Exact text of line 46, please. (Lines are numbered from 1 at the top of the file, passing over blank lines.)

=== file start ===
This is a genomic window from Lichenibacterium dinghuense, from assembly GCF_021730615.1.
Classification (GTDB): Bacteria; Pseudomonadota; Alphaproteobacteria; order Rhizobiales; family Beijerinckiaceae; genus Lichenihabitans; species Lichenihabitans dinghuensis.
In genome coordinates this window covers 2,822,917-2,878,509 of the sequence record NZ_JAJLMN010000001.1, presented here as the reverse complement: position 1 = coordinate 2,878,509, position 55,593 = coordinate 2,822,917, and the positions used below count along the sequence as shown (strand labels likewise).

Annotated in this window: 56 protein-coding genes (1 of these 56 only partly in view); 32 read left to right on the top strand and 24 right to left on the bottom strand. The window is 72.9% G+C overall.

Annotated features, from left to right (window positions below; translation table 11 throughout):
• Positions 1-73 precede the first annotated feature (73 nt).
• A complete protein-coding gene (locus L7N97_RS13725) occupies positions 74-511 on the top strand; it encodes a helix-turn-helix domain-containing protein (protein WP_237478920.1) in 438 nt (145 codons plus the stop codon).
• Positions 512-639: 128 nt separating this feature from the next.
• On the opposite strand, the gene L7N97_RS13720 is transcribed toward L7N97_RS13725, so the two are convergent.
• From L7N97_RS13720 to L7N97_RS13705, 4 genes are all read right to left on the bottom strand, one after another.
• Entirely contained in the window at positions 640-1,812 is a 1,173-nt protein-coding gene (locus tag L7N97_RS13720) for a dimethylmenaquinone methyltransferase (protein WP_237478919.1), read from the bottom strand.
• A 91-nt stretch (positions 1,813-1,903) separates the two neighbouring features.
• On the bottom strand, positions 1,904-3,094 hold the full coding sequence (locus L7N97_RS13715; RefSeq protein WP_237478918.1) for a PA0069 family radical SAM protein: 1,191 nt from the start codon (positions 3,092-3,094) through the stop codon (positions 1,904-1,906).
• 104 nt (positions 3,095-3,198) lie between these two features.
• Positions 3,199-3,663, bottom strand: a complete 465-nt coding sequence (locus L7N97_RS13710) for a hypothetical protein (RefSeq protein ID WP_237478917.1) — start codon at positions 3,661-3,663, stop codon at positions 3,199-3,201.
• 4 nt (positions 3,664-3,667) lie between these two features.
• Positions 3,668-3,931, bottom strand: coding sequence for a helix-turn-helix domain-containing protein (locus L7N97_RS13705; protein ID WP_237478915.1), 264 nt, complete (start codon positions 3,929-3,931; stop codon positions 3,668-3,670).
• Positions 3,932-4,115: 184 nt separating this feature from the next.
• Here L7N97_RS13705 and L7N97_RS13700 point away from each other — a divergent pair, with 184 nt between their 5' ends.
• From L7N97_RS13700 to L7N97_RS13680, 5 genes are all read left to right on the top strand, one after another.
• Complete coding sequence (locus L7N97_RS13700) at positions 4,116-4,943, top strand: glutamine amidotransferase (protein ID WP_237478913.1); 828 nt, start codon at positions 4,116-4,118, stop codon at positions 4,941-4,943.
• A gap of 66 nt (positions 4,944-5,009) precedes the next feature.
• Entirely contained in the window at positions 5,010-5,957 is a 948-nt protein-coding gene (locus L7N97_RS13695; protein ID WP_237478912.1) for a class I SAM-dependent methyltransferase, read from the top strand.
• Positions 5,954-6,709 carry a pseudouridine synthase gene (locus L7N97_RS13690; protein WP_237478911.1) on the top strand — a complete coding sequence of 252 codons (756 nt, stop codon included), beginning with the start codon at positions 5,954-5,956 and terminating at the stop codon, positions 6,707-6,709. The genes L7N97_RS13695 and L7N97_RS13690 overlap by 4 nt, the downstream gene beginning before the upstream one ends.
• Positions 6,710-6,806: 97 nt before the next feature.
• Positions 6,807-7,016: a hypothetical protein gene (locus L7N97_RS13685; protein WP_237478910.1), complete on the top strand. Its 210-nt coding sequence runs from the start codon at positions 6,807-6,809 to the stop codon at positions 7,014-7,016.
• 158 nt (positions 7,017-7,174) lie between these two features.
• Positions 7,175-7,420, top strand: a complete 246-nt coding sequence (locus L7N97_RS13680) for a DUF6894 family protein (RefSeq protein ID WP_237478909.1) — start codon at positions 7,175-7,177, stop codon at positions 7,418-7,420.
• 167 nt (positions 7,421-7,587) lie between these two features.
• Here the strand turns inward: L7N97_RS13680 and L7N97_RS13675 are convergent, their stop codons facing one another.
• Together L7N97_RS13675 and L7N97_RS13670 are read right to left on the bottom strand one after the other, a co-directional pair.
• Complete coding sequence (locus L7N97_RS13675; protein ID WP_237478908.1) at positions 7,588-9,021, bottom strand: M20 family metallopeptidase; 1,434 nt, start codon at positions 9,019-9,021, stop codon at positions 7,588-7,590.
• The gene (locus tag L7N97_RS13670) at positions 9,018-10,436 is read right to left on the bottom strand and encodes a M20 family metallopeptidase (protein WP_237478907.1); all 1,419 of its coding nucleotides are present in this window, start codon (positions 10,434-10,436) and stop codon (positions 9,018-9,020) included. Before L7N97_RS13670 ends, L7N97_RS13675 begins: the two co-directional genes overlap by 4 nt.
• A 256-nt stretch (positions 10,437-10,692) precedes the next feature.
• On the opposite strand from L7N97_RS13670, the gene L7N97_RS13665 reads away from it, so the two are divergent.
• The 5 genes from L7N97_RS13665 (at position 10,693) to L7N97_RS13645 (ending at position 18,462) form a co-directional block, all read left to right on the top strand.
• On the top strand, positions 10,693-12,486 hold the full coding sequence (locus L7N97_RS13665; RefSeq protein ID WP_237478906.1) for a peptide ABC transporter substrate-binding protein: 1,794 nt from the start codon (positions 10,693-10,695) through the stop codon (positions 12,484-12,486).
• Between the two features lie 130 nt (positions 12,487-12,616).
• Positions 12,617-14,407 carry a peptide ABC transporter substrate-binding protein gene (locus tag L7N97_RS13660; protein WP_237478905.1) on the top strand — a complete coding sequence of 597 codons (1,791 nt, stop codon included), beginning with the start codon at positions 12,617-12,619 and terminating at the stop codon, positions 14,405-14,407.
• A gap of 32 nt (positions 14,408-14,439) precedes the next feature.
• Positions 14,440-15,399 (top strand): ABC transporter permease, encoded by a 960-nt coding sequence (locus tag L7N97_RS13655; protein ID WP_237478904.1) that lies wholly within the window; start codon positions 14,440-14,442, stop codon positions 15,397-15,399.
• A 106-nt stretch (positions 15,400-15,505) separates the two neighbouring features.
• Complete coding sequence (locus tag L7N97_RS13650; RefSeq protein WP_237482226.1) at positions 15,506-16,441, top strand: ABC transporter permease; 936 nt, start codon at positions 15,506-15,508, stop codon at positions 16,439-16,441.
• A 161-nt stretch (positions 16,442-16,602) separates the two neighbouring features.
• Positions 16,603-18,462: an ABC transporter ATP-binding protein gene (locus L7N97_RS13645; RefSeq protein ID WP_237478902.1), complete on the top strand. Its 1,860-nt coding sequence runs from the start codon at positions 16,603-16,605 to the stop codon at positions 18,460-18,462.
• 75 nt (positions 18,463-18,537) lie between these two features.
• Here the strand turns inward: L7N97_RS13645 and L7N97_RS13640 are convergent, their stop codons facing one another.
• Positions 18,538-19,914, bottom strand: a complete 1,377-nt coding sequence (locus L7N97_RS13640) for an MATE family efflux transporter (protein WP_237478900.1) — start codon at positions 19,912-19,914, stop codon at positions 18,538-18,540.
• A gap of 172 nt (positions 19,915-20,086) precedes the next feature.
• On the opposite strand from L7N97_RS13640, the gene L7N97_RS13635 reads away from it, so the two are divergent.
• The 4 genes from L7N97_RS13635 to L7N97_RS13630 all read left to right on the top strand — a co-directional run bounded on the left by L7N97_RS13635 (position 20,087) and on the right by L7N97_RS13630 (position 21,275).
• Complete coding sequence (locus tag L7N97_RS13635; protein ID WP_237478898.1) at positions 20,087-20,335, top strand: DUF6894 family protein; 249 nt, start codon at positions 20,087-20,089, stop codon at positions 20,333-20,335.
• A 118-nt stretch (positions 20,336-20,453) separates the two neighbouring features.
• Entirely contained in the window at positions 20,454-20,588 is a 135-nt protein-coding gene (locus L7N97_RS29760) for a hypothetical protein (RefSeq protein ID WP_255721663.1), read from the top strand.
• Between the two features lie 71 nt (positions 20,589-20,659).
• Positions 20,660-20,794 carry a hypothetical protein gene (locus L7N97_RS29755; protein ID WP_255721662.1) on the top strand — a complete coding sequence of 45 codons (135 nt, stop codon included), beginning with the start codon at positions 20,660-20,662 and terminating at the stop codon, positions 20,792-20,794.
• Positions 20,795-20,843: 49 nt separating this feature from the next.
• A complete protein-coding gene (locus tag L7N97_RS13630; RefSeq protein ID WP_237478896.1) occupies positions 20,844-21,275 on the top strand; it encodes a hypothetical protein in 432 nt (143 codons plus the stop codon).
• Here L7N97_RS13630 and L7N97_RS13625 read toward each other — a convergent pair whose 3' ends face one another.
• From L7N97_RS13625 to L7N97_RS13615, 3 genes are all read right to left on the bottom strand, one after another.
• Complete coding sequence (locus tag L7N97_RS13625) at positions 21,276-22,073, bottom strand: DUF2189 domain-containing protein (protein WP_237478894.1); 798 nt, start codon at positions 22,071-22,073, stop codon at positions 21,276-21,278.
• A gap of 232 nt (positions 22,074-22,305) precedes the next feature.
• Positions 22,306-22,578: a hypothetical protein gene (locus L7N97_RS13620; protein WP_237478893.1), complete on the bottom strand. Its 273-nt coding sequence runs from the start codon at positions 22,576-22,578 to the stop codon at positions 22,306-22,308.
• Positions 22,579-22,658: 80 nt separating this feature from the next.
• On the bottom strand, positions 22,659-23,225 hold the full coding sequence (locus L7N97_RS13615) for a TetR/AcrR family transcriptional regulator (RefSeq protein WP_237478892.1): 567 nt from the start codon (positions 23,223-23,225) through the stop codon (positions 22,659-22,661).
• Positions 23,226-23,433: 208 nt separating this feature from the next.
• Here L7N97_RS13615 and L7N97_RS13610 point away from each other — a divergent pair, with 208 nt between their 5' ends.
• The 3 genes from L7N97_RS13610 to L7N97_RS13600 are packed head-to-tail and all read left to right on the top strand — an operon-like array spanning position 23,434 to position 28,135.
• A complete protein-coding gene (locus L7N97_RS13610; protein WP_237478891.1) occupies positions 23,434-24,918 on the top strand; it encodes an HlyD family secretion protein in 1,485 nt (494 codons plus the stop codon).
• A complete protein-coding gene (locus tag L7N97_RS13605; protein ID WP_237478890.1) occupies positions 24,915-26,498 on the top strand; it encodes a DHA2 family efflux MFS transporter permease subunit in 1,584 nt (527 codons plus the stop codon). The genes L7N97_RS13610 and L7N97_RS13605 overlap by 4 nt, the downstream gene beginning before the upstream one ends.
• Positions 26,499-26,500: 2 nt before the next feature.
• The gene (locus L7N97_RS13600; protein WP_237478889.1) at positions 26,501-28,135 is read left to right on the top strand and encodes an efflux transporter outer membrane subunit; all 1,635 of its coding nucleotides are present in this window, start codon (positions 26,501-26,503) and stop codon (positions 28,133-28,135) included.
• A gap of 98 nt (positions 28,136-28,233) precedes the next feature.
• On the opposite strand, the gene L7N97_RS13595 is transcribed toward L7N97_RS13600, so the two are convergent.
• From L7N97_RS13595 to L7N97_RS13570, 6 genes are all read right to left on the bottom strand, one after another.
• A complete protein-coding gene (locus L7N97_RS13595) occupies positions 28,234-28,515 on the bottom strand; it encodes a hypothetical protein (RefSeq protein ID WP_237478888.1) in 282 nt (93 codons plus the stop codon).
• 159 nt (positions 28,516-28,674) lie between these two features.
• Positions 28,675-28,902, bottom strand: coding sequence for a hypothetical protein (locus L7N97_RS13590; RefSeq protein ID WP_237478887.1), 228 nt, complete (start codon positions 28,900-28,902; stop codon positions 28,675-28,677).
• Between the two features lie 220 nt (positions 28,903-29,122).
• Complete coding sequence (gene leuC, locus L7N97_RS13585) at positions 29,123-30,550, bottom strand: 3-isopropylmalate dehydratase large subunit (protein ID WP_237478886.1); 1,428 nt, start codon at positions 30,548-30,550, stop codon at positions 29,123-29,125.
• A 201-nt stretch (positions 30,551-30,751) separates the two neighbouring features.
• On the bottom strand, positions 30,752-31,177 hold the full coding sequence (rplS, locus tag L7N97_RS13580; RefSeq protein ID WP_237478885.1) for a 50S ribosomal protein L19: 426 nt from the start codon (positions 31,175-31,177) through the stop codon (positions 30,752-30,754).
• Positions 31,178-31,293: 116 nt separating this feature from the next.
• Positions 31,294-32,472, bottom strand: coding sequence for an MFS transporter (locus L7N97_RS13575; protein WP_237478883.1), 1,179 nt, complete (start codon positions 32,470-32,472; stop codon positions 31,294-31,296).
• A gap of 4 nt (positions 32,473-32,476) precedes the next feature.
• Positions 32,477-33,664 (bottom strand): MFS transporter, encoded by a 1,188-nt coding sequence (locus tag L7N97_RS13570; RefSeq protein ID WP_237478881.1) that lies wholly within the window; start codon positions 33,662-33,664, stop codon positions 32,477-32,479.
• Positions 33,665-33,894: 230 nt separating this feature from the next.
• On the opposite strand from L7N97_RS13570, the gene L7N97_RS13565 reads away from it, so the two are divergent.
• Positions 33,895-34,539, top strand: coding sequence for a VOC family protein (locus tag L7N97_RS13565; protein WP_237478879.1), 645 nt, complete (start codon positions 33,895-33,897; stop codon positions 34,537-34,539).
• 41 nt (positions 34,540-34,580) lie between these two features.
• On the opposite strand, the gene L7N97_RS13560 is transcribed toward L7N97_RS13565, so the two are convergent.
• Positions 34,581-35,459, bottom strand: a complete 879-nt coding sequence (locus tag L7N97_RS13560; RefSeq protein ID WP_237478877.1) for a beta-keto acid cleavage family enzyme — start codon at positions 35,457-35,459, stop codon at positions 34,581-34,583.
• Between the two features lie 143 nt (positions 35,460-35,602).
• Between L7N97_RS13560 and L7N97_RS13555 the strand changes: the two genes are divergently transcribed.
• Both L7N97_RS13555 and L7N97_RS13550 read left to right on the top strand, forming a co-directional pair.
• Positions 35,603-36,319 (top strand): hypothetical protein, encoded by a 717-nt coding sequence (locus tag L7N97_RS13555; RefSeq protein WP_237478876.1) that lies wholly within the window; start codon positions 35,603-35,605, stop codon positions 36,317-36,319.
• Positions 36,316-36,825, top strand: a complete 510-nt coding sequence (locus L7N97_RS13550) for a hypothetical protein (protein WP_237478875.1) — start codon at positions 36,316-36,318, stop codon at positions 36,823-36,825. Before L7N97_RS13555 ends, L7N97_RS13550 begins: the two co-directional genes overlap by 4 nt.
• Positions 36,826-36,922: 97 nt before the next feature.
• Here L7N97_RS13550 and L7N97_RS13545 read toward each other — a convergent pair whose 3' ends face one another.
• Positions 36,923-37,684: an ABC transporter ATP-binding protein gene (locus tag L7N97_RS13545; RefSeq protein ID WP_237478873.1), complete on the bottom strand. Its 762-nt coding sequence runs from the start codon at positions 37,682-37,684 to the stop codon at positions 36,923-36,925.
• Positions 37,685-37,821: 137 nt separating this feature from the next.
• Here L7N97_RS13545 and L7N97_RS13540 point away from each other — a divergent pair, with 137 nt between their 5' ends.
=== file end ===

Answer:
• 75 nt (positions 18,463-18,537) lie between these two features.